Chicken Arabie (Chicken Marinated with Apricots and Spices) Recipe

Serves 2

2 skinless chicken breasts

½ cup orange juice
½ mixed dried fruit—apricots, dates, golden raisins
1/8 teaspoon ground nutmeg (or substitute 2-3 pieces of star anise)
1/8 teaspoon ground cinnamon
½ tablespoon honey
1/8 teaspoon vanilla extract
2 smashed garlic cloves
olive oil, salt, pepper to taste

½ tablespoon of honey
1 teaspoon of olive oil
½ tablespoon of lemon juice (or balsamic vinegar, if you prefer a darker glaze)
a pinch of cardamom

For reference: Serge Lutens Arabie contains notes of cardamom, basil, bay leaves, mandarin, cardamom, clove, cumin, nutmeg, cedarwood, dried figs, dates, myrrh, sandalwood, labdanum, benzoin, tonka bean. Perhaps, marinating the whole chicken and then roasting it over wood chips might produce another interesting variation.

Photo © Bois de Jasmin.  My star anise variation of Chicken Arabie finished with balsamic vinegar glaze.



  • March: Um … can I come stay with you and eat this? Please? I’ll bring some perfume 😉 I could have a change of scenery from chicken nuggets AND my darling children, heh heh… November 10, 2006 at 7:37am Reply

  • benvenuta: I hated Arabie, but this sounds so good (and nothing like Arabie smelled on my skin – chemistry again)! I might make this this evening – only I don`t know if we have any dried fruit! *leaves to check* November 10, 2006 at 7:39am Reply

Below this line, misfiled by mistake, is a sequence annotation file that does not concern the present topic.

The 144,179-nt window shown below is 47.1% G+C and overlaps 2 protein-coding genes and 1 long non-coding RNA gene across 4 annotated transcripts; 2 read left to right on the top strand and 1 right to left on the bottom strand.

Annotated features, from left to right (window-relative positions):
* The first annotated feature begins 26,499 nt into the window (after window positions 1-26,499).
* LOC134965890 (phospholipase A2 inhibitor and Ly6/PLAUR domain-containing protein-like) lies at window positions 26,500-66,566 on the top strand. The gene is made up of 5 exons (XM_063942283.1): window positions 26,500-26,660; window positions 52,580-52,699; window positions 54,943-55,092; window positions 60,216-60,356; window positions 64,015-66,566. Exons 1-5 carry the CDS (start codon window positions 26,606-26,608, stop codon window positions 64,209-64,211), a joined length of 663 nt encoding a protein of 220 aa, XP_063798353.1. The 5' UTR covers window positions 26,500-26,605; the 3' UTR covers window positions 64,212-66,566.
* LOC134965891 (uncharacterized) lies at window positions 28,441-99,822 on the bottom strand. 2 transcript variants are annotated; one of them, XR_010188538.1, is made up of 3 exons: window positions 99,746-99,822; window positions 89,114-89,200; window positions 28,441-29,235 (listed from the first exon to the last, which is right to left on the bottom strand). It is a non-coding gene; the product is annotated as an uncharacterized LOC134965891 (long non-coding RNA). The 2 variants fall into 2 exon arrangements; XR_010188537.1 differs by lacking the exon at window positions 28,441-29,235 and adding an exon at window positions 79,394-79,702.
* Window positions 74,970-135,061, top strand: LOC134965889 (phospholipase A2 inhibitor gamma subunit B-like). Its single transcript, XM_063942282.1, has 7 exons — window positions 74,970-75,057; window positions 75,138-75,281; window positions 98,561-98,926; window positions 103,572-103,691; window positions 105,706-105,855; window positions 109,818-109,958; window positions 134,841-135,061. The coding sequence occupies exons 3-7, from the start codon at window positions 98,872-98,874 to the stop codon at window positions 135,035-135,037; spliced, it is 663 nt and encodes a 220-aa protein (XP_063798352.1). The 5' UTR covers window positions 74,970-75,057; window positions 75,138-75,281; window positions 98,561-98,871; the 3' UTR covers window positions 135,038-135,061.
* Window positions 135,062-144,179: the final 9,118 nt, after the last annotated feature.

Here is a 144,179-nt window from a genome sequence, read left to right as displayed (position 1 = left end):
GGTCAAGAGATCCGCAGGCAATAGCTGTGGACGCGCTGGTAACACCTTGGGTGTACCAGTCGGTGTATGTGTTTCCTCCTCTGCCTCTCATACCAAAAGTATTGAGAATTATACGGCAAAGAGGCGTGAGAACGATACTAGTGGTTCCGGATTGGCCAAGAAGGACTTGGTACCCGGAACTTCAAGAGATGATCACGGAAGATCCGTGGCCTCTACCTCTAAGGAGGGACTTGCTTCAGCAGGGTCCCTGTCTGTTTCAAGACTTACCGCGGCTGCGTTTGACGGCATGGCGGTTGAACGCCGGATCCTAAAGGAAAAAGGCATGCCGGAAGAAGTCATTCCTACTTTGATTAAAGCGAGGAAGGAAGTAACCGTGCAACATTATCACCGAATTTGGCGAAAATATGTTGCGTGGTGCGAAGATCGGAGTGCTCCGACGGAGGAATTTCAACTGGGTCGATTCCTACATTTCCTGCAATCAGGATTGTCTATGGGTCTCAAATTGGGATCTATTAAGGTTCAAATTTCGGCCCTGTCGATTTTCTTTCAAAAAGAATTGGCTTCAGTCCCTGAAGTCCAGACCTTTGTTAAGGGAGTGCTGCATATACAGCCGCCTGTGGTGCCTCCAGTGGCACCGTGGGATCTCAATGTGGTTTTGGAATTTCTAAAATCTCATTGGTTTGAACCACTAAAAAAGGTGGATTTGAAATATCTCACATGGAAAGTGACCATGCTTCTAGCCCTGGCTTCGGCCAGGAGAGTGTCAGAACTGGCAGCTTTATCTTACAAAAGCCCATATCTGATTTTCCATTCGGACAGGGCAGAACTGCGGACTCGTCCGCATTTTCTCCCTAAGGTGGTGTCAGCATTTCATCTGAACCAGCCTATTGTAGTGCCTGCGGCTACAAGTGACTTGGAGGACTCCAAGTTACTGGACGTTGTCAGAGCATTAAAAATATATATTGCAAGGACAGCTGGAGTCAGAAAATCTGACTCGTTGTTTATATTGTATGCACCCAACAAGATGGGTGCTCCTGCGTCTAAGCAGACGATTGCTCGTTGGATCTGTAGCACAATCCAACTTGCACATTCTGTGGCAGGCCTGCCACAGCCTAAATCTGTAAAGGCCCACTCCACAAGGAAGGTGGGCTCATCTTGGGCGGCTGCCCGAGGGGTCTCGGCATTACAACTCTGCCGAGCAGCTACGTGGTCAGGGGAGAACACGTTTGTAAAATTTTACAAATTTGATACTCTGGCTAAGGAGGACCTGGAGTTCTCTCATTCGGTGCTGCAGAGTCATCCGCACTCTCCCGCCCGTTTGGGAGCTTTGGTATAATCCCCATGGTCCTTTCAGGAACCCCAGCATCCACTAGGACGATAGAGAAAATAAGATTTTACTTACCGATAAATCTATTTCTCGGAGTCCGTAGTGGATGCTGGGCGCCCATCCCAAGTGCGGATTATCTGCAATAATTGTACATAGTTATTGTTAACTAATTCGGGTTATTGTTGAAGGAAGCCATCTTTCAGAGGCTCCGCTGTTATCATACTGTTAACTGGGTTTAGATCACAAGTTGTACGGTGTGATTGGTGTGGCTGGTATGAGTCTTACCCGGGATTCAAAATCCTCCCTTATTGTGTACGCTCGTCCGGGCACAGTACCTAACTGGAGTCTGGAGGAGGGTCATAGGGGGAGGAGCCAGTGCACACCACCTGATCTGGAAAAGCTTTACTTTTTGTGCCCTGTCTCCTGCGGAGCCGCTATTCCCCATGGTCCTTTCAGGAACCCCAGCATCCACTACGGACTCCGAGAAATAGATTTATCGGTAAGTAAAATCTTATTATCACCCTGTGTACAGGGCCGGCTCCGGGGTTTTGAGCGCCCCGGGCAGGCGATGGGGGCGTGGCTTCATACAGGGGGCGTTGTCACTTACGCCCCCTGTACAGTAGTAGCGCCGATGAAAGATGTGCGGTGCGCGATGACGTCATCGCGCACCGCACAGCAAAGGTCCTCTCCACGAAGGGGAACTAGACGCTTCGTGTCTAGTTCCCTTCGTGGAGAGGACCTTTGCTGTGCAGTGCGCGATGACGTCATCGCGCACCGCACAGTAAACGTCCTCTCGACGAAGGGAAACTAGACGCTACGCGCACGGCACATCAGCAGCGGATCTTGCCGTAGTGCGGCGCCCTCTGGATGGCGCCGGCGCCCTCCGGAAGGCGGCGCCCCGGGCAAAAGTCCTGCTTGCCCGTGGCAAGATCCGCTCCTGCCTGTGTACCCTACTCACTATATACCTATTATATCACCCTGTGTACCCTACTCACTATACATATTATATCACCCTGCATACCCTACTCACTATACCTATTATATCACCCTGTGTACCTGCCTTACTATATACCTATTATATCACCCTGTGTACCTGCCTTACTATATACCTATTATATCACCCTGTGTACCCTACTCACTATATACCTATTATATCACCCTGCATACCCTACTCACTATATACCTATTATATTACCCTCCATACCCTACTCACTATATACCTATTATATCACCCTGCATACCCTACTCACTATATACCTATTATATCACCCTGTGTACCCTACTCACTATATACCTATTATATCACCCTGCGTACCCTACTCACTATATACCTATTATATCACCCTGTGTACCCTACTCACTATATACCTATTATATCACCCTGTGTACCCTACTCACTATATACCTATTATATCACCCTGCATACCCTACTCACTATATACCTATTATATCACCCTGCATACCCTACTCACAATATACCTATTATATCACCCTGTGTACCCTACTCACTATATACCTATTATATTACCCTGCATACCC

• Flo: This sounds wonderful! Thanks for the recipe! I’m going to try it out this weekend. I love cooking so this should be great fun! November 10, 2006 at 7:49am Reply

  • Dusan: I usually have nothing for breakfast except, like you once told me your Dad does, coffee and cigarettes (Cate Blanchett would be a welcome addition :)). But this has got my juices going and because I love cooking and experimenting, Chicken Arabie is the first on my to-try list of recipes. It looks wonderful! And yum-meee!
    Um, you know, March has a point – you could become our resident perfume blogger/cook and invite us all for a nice, wholesome meal every once in a while. So, when’s our first get-together? I have visa to get, plans to make… 😀 November 10, 2006 at 8:20am Reply

  • Robin: You know I’m never going to cook this. I’ll be by with March & Dusan, LOL… November 10, 2006 at 11:59am Reply

  • Marina: I can’t say anything, I can only drooooool! November 10, 2006 at 7:32am Reply

  • violetnoir: How absolutely creative, fun and nourishing! This chicken sounds marvelous. I sense yet another career on your horizon, V. How about the Perfumer’s Guide to Fragrant Cooking? Hey, that’s not a half bad title. :):)

    I’m with March, Dusan and Robin, V! When I come your way to visit my parents, would you mind having me over for dinner???? :):):):) I promise to be a polite and considerate guest, lol!